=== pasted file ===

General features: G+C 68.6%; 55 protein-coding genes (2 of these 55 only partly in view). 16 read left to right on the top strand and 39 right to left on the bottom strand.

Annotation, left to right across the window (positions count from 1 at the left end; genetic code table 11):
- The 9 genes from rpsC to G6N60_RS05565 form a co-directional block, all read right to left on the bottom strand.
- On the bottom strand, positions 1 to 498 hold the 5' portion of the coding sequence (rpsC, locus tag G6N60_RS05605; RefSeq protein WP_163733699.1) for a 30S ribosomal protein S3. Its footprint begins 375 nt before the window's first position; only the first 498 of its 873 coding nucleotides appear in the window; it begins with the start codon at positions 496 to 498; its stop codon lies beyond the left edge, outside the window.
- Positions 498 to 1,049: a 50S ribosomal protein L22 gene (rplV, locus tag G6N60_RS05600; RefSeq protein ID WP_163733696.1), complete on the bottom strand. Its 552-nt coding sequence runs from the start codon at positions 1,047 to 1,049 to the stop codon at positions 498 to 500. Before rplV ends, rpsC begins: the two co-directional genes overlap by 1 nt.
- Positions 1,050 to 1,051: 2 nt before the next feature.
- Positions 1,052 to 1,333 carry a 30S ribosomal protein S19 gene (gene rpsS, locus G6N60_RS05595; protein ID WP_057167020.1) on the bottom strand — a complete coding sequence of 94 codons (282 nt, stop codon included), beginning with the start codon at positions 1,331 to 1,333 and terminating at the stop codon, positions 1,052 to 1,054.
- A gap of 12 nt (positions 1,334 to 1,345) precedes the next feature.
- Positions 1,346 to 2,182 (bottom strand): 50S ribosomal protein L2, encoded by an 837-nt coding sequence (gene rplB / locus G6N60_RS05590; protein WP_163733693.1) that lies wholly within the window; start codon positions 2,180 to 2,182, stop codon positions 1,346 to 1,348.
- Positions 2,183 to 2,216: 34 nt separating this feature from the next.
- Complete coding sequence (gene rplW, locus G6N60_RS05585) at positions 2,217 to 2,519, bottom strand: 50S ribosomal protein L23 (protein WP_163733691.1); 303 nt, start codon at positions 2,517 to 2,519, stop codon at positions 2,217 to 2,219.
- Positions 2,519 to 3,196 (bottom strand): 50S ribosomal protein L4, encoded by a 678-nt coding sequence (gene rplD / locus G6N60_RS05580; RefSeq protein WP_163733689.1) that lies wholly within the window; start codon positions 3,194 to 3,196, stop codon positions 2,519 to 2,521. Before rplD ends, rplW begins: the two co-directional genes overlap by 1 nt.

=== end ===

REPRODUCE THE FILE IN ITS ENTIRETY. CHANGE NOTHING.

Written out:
General features: G+C 68.6%; 55 protein-coding genes (2 of these 55 only partly in view). 16 read left to right on the top strand and 39 right to left on the bottom strand.

Annotation, left to right across the window (positions count from 1 at the left end; genetic code table 11):
- The 9 genes from rpsC to G6N60_RS05565 form a co-directional block, all read right to left on the bottom strand.
- On the bottom strand, positions 1 to 498 hold the 5' portion of the coding sequence (rpsC, locus tag G6N60_RS05605; RefSeq protein WP_163733699.1) for a 30S ribosomal protein S3. Its footprint begins 375 nt before the window's first position; only the first 498 of its 873 coding nucleotides appear in the window; it begins with the start codon at positions 496 to 498; its stop codon lies beyond the left edge, outside the window.
- Positions 498 to 1,049: a 50S ribosomal protein L22 gene (rplV, locus tag G6N60_RS05600; RefSeq protein ID WP_163733696.1), complete on the bottom strand. Its 552-nt coding sequence runs from the start codon at positions 1,047 to 1,049 to the stop codon at positions 498 to 500. Before rplV ends, rpsC begins: the two co-directional genes overlap by 1 nt.
- Positions 1,050 to 1,051: 2 nt before the next feature.
- Positions 1,052 to 1,333 carry a 30S ribosomal protein S19 gene (gene rpsS, locus G6N60_RS05595; protein ID WP_057167020.1) on the bottom strand — a complete coding sequence of 94 codons (282 nt, stop codon included), beginning with the start codon at positions 1,331 to 1,333 and terminating at the stop codon, positions 1,052 to 1,054.
- A gap of 12 nt (positions 1,334 to 1,345) precedes the next feature.
- Positions 1,346 to 2,182 (bottom strand): 50S ribosomal protein L2, encoded by an 837-nt coding sequence (gene rplB / locus G6N60_RS05590; protein WP_163733693.1) that lies wholly within the window; start codon positions 2,180 to 2,182, stop codon positions 1,346 to 1,348.
- Positions 2,183 to 2,216: 34 nt separating this feature from the next.
- Complete coding sequence (gene rplW, locus G6N60_RS05585) at positions 2,217 to 2,519, bottom strand: 50S ribosomal protein L23 (protein WP_163733691.1); 303 nt, start codon at positions 2,517 to 2,519, stop codon at positions 2,217 to 2,219.
- Positions 2,519 to 3,196 (bottom strand): 50S ribosomal protein L4, encoded by a 678-nt coding sequence (gene rplD / locus G6N60_RS05580; RefSeq protein WP_163733689.1) that lies wholly within the window; start codon positions 3,194 to 3,196, stop codon positions 2,519 to 2,521. Before rplD ends, rplW begins: the two co-directional genes overlap by 1 nt.